Lil’ Mo
emerged on the music scene in the late 90’s lending her voice to hits like, “Hot Boyz” by Missy Elliott, “Put It On Me” and “I Cry” both by Ja Rule. Still it was her breakout single, the 2001 “Superwoman pt. II” that helped solidify her name is music circles. The Fabolous assisted song led to the release of her debut album, Based On A True Story, garnering her tons of fans. With her success came the drama however, including an incident in San Francisco where she was attacked with a bottle of champagne and required 20 stitches. There also came industry beefs with some of the same people she found early success with, most notably Ja Rule.


If you know football, you know Deion Sanders. Primetime! Mr. “Must Be The Money.” Neon Deion. The Hall-of-Famer and two-time Super Bowl champion hasn’t really needed an introduction since his meteoric rise in the NFL spotlight, but these days it’s his moves off the field that require conversation. The second season of his reality show, Deion’s Family Playbook premieres on OWN Network on Saturday, November 1st at 9p.m. EST. For those that aren’t familiar, the show features Deion in a light that many might not be familiar with—Deion as a family man raising 10 children. That’s not all however, as Deion also helps run a charter school in Dallas Texas, Prime Prep Academy for grades K-12, and a nonprofit organization, Prime Time Association (aka TRUTH), which teaches young adults through sports and education.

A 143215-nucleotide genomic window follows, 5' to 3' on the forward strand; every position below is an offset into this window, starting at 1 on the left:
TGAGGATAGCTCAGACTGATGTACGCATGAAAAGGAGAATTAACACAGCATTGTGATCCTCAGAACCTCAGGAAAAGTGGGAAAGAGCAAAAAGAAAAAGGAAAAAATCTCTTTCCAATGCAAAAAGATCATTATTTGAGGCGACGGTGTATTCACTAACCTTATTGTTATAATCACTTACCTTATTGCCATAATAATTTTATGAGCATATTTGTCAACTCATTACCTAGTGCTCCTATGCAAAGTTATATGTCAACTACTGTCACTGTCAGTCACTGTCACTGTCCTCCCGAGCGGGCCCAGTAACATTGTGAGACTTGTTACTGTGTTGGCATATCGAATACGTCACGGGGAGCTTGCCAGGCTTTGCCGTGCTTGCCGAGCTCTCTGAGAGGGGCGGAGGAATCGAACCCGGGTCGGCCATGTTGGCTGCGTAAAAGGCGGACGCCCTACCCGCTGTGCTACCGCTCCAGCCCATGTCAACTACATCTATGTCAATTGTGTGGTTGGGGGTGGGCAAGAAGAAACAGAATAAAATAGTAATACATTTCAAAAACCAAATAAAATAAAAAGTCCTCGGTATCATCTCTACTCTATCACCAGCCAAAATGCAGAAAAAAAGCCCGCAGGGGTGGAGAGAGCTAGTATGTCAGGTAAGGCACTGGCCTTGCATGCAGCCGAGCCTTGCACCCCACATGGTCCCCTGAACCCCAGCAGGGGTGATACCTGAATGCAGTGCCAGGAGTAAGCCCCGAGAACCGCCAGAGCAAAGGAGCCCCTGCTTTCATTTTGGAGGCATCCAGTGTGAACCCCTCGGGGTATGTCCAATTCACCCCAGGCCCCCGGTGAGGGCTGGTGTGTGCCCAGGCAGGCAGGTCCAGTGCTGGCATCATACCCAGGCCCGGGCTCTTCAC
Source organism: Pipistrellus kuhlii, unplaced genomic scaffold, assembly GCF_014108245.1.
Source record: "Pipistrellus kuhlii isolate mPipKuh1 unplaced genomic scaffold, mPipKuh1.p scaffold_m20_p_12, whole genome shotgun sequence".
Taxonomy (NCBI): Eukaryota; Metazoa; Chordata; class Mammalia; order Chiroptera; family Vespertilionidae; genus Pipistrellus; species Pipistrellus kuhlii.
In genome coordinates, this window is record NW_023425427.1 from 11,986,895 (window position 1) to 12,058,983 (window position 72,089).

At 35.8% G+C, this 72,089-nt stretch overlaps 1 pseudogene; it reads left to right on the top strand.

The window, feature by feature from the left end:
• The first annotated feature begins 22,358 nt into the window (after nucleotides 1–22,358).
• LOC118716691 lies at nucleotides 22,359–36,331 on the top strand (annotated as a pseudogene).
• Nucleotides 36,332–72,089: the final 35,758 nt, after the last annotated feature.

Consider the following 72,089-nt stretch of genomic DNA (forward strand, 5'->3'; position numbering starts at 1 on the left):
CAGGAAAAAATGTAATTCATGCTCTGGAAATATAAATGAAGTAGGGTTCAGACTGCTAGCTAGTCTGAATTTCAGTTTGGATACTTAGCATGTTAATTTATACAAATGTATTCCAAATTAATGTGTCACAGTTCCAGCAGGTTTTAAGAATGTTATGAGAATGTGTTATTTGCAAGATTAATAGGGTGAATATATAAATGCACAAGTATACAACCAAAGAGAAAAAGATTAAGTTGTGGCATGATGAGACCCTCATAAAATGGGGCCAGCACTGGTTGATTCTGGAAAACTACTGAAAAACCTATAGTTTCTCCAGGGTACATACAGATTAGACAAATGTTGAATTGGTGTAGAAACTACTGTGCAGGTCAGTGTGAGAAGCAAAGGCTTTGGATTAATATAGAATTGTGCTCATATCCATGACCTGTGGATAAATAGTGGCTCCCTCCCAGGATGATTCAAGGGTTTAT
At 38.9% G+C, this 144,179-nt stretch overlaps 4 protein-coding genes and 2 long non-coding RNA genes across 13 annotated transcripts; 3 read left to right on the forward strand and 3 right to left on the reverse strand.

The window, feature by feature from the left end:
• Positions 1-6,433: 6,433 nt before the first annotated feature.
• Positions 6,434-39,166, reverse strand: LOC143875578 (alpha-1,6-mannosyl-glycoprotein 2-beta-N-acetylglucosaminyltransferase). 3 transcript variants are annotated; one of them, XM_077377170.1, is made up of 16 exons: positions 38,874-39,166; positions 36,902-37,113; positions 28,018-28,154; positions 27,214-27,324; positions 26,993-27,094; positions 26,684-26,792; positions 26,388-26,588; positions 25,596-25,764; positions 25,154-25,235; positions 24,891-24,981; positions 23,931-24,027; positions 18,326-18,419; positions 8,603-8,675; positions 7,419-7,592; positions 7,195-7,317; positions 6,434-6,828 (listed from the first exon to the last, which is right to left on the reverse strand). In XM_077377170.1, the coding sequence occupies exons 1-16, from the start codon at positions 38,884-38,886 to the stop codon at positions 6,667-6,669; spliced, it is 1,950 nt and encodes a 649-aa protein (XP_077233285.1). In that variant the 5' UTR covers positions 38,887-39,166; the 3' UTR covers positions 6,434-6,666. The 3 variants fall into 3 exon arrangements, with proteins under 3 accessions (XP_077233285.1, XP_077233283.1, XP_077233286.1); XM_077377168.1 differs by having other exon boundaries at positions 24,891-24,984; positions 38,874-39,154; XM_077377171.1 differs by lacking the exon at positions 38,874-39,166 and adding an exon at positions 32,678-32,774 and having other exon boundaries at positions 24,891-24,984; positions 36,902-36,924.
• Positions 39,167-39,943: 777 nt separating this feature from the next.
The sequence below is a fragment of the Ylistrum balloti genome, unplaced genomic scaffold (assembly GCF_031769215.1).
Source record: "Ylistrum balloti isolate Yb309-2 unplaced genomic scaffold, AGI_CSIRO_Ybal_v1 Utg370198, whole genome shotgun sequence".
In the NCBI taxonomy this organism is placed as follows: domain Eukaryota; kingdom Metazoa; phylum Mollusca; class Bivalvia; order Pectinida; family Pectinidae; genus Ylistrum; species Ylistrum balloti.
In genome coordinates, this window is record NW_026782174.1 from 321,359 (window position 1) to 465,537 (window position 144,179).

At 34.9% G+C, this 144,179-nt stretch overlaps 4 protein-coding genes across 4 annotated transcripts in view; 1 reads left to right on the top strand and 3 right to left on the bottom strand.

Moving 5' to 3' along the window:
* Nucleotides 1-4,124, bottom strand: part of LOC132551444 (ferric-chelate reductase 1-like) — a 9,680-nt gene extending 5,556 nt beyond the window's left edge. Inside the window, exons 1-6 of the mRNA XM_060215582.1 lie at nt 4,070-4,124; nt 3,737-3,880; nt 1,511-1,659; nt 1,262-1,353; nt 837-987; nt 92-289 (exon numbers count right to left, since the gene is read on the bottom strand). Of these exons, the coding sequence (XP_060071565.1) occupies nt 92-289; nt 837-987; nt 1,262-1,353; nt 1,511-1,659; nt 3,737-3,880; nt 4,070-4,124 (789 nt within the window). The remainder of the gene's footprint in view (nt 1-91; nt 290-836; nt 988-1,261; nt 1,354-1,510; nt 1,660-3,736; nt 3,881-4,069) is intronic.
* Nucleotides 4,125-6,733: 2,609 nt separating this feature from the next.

Jagged Edge's eight album, JE Heartbreak II finds the quartet reunited with producer Jermaine Dupri, label So So Def and their original management Mauldin Brand Agency. The theme here is all about bringing back true R&B, so the guys shy away from Rap features or features of any kind, as well as Hip-Hop infused beats. Slow jams are plentiful in this 12 song album and with Bryan Michael Cox assisting the Casey twins on songwriting and production, its very much reminiscent to the sound of early Jagged Edge albums.